This course will introduce the role of the phlebotomist in a clinical laboratory setting. Students will learn how to adhere to safety and compliance regulations related to specimen collection and processing. This course also focuses on pre-analytic factors of the sample or patient as they relate to and influence laboratory procedures.

Prerequisite: none

Course ID: PB115
Credits: 4


In this course, students will learn the skills to perform a variety of blood collection methods using proper techniques and universal precautions. This course will emphasize proper patient identification and applying the principles of safety and infection control. The student laboratory setting will provide an opportunity to perform basic phlebotomy procedures.

Prerequisite: none

Course ID: PB130
Credits: 3


In this course, students will perform and observe specialized specimen collection, CLIA waived laboratory testing, and collection of donor units. This course will also focus on specimen handling and transporting and assuring patient and provider safety in a variety of settings. Students will learn to develop skills to communicate with diverse patients, patient advocates, and healthcare providers.

Prerequisite: Phlebotomy

Course ID: PB220
Credits: 4


This course is designed to provide the student with experience in a clinical setting that includes specimen collection and handling and processing. Students will learn to effectively communicate with diverse patient populations and patient care teams. During the practical experience, students will participate in a program capstone that is designed to assist students during their externship and prepare them for a certification exam.

Prerequisite: Phlebotomy II, Introduction to Laboratory Processing

Course ID: PB275
Credits: 5

General Education Courses

Lower Division

  • English Composition

This course is designed to guide students in understanding the writing process and developing their ability to write and express ideas in an organized, unified, and coherent manner. Students will produce college-level writing that reflects awareness of rhetorical strategies, writing purpose, student voice, and appropriate grammar, punctuation, and usage skills. Through reading, writing, discussion, research, and collaboration, students will practice effective writing and apply course concepts.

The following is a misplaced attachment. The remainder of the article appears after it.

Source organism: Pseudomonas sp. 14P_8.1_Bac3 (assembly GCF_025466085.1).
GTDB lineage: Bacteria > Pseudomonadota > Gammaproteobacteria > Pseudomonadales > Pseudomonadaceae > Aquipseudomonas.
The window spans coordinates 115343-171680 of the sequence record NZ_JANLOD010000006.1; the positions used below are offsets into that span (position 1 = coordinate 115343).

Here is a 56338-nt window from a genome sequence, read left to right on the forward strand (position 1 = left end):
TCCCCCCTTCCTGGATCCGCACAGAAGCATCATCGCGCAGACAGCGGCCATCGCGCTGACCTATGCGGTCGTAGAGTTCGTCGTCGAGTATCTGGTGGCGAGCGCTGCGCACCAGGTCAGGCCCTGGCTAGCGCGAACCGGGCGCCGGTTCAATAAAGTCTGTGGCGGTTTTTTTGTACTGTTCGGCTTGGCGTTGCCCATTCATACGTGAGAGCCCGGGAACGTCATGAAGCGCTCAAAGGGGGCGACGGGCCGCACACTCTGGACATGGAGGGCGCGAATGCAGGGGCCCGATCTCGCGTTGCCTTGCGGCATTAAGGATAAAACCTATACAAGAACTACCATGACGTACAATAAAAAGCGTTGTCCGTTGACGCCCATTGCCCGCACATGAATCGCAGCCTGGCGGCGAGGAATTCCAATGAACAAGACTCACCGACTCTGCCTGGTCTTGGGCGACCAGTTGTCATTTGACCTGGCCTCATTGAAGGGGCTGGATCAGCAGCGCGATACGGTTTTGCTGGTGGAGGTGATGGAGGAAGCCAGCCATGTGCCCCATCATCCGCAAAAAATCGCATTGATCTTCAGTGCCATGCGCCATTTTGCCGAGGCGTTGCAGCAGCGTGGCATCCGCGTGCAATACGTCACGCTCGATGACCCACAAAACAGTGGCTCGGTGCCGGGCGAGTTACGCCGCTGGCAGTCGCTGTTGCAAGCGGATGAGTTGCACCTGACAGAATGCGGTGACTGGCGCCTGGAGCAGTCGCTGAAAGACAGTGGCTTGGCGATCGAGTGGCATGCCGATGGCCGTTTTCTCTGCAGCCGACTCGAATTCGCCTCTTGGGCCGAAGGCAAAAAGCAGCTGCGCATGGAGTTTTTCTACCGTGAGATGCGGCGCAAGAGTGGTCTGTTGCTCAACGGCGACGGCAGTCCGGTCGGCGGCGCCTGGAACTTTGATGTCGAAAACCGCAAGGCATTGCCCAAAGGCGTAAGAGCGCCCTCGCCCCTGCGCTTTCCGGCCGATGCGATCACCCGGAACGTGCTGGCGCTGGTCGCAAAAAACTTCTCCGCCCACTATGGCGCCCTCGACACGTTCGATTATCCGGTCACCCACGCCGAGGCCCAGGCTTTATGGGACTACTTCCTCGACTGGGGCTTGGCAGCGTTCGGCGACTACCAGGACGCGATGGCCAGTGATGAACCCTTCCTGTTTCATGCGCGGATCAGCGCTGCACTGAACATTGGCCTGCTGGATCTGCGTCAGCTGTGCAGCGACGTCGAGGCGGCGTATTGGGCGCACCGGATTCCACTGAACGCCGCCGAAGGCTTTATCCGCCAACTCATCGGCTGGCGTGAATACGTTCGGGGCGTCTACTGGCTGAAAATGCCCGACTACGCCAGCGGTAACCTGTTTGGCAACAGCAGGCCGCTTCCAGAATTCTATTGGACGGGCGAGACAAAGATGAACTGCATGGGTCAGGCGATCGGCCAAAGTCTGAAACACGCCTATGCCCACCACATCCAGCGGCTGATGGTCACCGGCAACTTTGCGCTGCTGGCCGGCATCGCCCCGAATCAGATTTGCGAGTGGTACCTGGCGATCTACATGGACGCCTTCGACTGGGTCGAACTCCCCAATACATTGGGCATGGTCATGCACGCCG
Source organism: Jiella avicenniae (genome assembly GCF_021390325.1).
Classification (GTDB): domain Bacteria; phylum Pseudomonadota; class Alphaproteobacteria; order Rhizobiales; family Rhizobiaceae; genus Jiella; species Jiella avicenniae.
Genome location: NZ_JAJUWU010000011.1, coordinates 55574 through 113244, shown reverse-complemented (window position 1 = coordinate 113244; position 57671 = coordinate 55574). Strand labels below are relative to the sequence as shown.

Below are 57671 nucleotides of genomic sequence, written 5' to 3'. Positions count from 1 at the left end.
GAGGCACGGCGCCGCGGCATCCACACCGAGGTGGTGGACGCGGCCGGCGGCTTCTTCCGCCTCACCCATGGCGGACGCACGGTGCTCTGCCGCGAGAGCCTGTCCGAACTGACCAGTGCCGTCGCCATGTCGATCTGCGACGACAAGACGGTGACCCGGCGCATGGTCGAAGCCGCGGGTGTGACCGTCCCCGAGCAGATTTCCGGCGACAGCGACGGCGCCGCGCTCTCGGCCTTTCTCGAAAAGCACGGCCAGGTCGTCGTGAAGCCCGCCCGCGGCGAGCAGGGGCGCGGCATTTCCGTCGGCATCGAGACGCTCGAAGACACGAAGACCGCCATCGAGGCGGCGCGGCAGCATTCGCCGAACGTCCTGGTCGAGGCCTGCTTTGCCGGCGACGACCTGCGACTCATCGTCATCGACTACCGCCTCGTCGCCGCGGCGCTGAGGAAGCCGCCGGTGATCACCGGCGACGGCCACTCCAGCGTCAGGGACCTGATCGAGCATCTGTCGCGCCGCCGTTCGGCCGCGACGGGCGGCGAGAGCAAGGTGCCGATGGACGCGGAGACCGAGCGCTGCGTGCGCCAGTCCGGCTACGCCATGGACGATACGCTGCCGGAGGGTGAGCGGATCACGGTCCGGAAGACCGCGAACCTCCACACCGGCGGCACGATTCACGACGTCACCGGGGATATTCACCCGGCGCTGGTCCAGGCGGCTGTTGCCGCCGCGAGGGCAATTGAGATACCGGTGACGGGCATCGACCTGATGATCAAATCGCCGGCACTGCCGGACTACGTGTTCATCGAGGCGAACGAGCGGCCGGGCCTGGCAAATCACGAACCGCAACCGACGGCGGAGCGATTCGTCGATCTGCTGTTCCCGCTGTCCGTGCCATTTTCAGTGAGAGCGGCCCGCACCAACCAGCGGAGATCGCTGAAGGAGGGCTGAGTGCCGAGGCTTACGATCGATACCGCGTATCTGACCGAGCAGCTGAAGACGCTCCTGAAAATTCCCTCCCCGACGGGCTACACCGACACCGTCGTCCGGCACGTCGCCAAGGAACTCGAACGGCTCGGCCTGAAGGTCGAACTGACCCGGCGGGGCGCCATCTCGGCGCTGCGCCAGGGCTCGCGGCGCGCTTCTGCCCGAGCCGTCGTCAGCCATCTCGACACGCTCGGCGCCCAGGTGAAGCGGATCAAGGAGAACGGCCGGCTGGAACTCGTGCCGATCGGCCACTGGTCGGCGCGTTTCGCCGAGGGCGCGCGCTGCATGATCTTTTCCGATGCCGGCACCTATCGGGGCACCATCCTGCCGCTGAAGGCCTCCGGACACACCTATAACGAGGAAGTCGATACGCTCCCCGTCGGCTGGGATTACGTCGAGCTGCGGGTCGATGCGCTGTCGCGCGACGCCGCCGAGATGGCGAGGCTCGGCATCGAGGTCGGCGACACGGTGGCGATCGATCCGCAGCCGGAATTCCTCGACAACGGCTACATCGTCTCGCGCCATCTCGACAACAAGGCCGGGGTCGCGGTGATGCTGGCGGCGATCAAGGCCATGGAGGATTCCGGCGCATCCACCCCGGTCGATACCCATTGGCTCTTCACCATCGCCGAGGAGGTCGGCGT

Prerequisite:Passing grade in Foundation coursework or placement determined by Rasmussen College entrance placement exam score

Course ID: G124
Credits: 4

Communication (*Required, select additional course)

  • English Composition 2
  • Oral Communication

This course builds on students' understanding of the writing process through an exploration of various writing strategies and research. Students will analyze readings and apply critical reading and writing skills. This course will develop argumentative writing and application of research.

Prerequisite:English Composition

Course ID: G126A
Credits: 4


This course will present students with a broad understanding of communication in a variety of contexts. Students will learn the processes and strategies of oral communication by exploring speech anxiety, audience analysis, and organizational speech patterns. Students will research, use supporting materials, and use effective language to develop and present a narrative, informative and persuasive speech.

Course ID: G227
Credits: 4

Humanities (Select 3 courses)

  • Humanities
  • Film Appreciation
  • Art Appreciation
  • Creative Writing
  • Introduction to Critical Thinking
  • Introduction to Literature
  • Conversational Spanish

This course investigates human creative achievement. It is designed to increase the student's understanding and appreciation of cultural literacy and the pursuit of humanitarian goals. Representative disciplines may include art, music, literature, architecture, drama, and philosophy.

Prerequisite:none

Course ID: G125
Credits: 4


Students will study different elements, forms, techniques and styles of film and will learn a critical approach to film and the motion picture industry. Students will critique films and filmmakers through various approaches and assessments that demonstrate analysis, interpretation, and evaluation skills as well as fostering a deeper appreciation and understanding of film as an art form.

Prerequisite:none

Course ID: G145
Credits: 4


Students will examine the historical, social, and technological factors that contribute to understanding the function and meaning of art in this course. Using a global and thematic approach, students will be introduced to the basic elements of art, while learning about a full range of media used to make art, and the fundamental concepts of art criticism. Western and non-Western art is represented, with a strong emphasis on a global perspective in relation to culture, communication, politics, and economics.